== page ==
The following arises from a lecture given in Bergen op Zoom as part of a three-day symposium, ‘Liszt meets Ibach’. I was asked to give a general overview of the significance of Liszt’s keyboard music to complement the more specialised masterclasses, performances, and lectures.
In considering the significance of Liszt’s keyboard music, one can and should consider its significance both as keyboard music and more broadly in general musical terms, bearing in mind that, although Liszt often expressed himself best through his own instrument(s), he was not narrowly a ‘keyboard composer’, nor even a ‘piano composer’. That is not to say that I intend perversely to spend most of my time speaking about his symphonic poems, wonderful and neglected though many of them might be. (Even there, I might add, there would be a good deal to say with respect to the organ, not least in terms of Orpheus, transcribed in 1860 by Alexander Gottschalg, court organist in Weimar, but crucially – and in this, Liszt’s practice has something in common with his essay writing, early versions sometimes being penned by others – then carefully revised by the composer himself.)
Let us start in earnest nevertheless with some of Liszt’s extraordinary achievements in terms of keyboard technique and ambition. First and perhaps foremost, we have Liszt as the quintessential piano virtuoso. Just as we immediately think of Paganini as the exemplar of the type for the violin, however much the technical difficulties of his music may since have been superseded, so we do for Liszt and the piano – and more broadly, perhaps, the keyboard family. (It is less clear, by the way, that all of the technical difficulties of Liszt’s music have been superseded, even though an unhealthy number of musicians now seem able to toss off, say, the B minor Sonata, the Transcendental Studies, or indeed the organ Fantasy and Fugue on the Chorale, ‘Ad nos, ad salutarem undam.’)
There is, as Dana Gooley has pointed out, in his book, The Virtuoso Liszt, something of the magician to the virtuoso. He writes, ‘Virtuosity is about shifting borders. The musician, the athlete, and the magician are potentially virtuosos as soon as they cross a limit – the limit of what seems possible, or what the spectator can imagine.’ Of course, then, ‘Once this act of transgression is complete, the border shifts, and the boundaries of the possible are redrawn.’ However, as Gooley also points out, there is a considerable difference between the ‘clichés of the professional magician – mere craft,’ and what she describes as a ‘truly surpassing virtuoso,’ whether of the magical or musical variety. ‘To be a truly surpassing virtuoso,’ he writes, our artist ‘must have his own tricks,’ and I shall add in passing that the ‘his’ is indicative of a notably gendered role here too, ‘inventing new impossibilities to be transcended, for these are the only impossibilities that will any longer seem truly impossible’. Liszt then, as Gooley summarises, ‘remains the quintessential virtuoso because he was constantly and insistently mobilising, destabilising, and reconstituting borders. … None of his protégés and imitators … came even close to him in extending the virtuoso’s relevance qualitatively – beyond the sphere of music and into the social environments he entered.’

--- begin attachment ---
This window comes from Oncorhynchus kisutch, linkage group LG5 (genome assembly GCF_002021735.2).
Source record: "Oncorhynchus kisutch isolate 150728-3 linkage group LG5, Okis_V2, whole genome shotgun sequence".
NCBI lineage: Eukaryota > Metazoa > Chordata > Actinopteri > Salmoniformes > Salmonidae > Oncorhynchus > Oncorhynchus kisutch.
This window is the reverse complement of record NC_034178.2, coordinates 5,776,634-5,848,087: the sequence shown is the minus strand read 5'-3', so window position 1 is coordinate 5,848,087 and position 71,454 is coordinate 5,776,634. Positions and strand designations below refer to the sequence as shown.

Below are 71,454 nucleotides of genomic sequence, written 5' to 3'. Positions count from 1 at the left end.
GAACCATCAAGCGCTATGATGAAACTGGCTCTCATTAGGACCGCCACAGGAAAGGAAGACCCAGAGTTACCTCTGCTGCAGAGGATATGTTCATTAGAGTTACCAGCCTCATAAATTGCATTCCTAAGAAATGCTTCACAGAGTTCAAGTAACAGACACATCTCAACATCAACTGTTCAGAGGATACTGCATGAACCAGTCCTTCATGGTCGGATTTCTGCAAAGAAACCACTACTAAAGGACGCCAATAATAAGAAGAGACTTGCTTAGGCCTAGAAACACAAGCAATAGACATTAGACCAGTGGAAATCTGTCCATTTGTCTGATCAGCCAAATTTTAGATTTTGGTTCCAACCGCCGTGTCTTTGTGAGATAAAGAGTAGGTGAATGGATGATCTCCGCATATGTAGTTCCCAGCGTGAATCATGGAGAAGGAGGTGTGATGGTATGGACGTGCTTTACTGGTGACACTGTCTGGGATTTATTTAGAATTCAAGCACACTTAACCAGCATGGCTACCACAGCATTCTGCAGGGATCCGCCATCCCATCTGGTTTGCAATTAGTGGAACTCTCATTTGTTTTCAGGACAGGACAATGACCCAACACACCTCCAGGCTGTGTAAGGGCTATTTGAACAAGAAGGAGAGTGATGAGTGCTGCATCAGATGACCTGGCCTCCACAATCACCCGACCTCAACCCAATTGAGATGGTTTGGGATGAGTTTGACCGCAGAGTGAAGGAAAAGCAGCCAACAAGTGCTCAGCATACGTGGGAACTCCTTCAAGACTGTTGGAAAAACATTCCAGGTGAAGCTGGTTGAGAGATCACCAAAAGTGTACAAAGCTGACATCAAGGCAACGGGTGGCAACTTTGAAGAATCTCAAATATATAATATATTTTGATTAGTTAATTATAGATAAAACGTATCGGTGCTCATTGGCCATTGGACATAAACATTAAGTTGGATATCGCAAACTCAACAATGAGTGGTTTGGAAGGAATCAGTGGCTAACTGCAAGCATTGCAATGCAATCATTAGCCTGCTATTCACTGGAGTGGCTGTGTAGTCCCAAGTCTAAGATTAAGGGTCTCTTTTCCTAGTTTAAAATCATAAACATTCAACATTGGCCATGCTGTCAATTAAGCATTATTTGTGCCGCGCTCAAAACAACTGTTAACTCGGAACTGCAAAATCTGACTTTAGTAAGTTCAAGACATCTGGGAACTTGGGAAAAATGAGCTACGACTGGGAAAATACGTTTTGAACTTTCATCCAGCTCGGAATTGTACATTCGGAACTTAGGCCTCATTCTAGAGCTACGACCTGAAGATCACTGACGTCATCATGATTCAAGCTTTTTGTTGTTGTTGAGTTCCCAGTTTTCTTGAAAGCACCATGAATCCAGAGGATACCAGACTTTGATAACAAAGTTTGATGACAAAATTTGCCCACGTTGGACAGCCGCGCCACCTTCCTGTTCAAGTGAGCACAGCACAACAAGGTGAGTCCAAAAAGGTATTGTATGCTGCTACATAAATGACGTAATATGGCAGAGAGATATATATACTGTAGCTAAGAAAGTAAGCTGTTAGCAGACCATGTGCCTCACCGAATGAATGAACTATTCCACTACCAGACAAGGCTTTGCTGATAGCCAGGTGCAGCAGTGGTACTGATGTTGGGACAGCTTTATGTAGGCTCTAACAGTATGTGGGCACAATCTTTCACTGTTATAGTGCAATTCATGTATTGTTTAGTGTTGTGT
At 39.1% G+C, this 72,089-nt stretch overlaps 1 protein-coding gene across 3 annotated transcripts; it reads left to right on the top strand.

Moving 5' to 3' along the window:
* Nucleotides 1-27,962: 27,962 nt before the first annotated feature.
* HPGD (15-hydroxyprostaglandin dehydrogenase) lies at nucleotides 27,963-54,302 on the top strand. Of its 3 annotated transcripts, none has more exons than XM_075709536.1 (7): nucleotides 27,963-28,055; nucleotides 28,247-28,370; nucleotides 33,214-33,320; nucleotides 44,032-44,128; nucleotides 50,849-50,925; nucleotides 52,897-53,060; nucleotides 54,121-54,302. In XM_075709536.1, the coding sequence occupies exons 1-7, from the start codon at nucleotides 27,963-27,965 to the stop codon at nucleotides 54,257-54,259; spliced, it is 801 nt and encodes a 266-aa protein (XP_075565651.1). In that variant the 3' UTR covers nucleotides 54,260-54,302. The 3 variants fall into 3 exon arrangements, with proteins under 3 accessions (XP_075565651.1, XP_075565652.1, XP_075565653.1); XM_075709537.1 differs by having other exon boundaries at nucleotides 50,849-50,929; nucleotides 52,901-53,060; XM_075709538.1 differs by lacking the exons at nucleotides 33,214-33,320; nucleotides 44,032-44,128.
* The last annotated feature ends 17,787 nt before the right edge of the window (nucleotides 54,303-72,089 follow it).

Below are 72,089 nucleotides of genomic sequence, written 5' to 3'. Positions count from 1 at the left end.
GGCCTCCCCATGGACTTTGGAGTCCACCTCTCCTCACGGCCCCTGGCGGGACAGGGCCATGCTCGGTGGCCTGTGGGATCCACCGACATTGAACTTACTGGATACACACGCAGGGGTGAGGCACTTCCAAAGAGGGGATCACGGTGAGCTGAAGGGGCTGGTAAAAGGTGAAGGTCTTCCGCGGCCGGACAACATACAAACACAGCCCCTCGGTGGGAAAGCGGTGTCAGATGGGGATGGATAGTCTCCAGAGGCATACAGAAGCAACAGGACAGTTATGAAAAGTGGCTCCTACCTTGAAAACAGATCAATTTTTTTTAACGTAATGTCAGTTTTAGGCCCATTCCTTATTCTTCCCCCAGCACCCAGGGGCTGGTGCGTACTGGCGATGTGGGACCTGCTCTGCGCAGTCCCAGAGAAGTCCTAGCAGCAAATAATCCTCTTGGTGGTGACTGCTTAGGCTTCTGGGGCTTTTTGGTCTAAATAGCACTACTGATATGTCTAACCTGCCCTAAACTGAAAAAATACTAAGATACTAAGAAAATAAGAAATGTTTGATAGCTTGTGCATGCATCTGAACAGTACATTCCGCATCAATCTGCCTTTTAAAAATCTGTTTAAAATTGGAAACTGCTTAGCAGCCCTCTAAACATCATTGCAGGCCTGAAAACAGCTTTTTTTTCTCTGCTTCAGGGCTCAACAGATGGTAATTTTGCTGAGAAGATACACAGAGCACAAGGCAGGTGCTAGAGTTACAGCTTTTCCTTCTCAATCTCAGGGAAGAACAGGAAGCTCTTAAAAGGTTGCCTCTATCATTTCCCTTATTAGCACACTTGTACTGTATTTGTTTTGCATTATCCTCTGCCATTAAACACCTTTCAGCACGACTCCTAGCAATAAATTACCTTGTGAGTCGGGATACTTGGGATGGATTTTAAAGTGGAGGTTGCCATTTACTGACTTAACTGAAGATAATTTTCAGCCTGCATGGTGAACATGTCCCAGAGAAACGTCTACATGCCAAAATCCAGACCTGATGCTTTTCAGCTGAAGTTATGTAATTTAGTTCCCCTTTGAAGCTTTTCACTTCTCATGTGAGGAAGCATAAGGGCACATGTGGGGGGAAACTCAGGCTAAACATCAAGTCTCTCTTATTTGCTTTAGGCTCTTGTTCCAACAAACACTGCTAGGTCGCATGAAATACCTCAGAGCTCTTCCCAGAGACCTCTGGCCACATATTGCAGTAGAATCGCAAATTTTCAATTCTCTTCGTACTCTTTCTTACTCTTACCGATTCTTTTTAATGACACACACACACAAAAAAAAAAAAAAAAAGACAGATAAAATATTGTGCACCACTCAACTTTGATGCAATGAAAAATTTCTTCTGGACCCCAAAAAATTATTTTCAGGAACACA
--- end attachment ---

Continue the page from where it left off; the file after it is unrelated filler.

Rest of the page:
To be a virtuoso pianist or indeed to be a virtuoso upon any musical instrument during the nineteenth century was also to be a composer. There still exist musicians who ‘do both’ and indeed who do various other things too, though many of you will be aware of the distrust with which some instrumentalists, perhaps especially pianists, meet when they take up conducting. (To digress briefly just for a moment, that seems to have been the reason Maurizio Pollini cut short his conducting career, and even Daniel Barenboim took a long time indeed properly to be accepted as a conductor, nevertheless gaining reassurance from Arthur Rubinstein, very much an old-school pianist, who rightly encouraged him. Such, in any case is a modern division of musical labour which would have astonished Mozart, Beethoven, Chopin, Liszt, Bartók, and many others, as well as a host of ‘lesser’ names and, of course, audiences.) So Liszt, in terms simply of being a composer, was not different from his ‘rivals’ – and I think I use the term advisedly, ‘competition’ being very much an issue in the world of the nineteenth-century virtuoso.